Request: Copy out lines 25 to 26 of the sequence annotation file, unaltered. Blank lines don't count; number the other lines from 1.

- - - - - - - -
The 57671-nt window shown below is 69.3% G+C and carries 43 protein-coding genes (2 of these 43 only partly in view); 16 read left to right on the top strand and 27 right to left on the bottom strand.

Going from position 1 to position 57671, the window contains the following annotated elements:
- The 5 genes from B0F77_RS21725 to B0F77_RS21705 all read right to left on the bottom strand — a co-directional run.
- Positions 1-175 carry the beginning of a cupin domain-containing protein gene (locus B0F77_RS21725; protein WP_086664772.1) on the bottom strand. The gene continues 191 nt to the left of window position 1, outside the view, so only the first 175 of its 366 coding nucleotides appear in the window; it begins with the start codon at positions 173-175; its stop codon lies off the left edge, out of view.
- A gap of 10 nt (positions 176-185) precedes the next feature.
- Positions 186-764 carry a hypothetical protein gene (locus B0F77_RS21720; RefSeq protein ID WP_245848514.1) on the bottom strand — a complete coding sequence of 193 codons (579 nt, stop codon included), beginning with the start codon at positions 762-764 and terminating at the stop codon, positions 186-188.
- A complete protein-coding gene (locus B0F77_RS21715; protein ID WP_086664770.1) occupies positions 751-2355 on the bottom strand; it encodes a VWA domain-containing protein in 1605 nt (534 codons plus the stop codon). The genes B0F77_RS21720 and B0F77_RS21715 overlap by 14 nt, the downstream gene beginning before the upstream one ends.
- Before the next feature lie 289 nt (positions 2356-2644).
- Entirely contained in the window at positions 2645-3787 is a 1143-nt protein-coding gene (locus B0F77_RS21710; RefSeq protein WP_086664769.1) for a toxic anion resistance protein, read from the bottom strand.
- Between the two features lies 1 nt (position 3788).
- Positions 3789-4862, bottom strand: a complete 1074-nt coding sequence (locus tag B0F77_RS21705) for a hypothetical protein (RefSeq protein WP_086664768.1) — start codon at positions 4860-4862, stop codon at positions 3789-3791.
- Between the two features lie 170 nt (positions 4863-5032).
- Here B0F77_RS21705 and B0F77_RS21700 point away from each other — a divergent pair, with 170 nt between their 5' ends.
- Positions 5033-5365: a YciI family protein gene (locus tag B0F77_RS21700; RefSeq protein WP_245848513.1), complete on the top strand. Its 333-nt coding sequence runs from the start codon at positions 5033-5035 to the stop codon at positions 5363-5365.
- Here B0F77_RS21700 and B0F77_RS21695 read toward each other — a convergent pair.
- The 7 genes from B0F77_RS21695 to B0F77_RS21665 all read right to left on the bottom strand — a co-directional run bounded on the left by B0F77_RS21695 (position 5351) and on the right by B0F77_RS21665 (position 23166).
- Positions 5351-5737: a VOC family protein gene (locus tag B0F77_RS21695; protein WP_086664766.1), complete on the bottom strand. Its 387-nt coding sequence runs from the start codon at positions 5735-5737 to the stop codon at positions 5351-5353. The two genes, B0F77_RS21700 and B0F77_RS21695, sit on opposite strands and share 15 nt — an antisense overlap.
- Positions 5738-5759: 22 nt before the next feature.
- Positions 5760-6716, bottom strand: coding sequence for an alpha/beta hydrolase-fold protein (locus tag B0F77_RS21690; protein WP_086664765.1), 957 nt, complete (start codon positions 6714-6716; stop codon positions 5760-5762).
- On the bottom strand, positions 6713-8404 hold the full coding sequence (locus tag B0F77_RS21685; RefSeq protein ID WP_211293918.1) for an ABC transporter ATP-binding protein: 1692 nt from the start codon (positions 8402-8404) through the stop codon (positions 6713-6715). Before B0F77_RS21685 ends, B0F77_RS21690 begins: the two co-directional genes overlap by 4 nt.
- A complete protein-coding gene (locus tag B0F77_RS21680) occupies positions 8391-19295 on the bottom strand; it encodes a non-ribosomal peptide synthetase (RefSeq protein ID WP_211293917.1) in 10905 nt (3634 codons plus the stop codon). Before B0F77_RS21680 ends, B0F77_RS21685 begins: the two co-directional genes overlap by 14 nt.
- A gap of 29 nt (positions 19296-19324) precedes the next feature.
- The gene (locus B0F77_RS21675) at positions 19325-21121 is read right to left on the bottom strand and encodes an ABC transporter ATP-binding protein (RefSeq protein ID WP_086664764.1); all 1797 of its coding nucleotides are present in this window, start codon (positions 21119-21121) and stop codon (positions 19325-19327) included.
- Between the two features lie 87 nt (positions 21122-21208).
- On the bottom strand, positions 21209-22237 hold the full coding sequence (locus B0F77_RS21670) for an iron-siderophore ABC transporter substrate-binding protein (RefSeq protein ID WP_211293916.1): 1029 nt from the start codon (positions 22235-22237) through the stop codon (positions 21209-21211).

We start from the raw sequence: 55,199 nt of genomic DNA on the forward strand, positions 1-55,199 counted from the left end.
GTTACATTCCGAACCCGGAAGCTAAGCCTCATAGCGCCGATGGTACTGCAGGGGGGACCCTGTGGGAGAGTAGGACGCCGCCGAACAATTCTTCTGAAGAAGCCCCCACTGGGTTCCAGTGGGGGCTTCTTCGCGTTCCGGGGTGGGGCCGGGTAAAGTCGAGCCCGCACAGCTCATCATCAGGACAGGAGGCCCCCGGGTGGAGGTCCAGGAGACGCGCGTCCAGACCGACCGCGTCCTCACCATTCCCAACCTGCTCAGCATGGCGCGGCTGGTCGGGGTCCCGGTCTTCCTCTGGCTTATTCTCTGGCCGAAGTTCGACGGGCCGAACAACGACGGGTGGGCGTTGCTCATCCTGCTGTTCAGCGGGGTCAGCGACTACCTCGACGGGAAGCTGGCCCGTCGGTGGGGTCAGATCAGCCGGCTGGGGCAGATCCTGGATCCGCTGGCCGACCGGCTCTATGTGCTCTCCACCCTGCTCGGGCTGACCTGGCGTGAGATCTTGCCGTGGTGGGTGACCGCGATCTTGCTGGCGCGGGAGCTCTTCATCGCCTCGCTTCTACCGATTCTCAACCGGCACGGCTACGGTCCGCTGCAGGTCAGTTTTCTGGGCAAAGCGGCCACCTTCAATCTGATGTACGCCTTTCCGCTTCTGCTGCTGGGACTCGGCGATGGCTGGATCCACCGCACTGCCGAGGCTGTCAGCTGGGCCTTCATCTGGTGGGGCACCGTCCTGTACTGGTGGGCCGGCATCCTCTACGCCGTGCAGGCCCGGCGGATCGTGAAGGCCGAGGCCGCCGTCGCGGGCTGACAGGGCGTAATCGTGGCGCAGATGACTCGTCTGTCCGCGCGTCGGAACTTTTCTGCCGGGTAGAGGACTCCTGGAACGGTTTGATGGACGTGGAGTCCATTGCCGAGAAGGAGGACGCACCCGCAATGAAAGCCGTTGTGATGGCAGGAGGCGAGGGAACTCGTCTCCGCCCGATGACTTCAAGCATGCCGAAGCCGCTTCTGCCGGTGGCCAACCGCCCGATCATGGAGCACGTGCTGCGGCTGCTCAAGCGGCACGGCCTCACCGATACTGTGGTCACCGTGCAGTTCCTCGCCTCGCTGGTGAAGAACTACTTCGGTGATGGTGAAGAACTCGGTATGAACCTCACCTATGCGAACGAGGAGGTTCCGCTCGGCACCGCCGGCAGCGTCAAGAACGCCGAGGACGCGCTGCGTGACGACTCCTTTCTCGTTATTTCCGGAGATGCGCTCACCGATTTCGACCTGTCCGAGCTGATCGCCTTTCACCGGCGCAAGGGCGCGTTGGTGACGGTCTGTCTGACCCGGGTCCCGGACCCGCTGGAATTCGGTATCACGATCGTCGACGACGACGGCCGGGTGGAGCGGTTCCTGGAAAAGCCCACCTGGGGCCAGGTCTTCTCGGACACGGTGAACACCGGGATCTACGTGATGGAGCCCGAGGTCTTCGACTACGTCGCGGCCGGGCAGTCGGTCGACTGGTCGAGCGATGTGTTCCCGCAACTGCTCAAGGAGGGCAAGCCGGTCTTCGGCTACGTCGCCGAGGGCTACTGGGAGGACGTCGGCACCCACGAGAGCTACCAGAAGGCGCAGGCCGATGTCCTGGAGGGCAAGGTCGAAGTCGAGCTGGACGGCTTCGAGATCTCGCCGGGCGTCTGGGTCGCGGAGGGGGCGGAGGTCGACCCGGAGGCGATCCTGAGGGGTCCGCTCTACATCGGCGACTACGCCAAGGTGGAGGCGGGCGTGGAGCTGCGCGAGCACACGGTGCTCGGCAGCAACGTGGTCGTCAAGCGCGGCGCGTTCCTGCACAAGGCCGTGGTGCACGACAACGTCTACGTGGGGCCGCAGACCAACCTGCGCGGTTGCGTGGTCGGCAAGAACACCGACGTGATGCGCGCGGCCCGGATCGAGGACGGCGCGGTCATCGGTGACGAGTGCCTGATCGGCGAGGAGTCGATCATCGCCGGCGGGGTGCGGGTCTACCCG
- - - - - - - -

- On the bottom strand, positions 21209-22237 hold the full coding sequence (locus B0F77_RS21670) for an iron-siderophore ABC transporter substrate-binding protein (RefSeq protein ID WP_211293916.1): 1029 nt from the start codon (positions 22235-22237) through the stop codon (positions 21209-21211).

We start from the raw sequence: 55,199 nt of genomic DNA on the forward strand, positions 1-55,199 counted from the left end.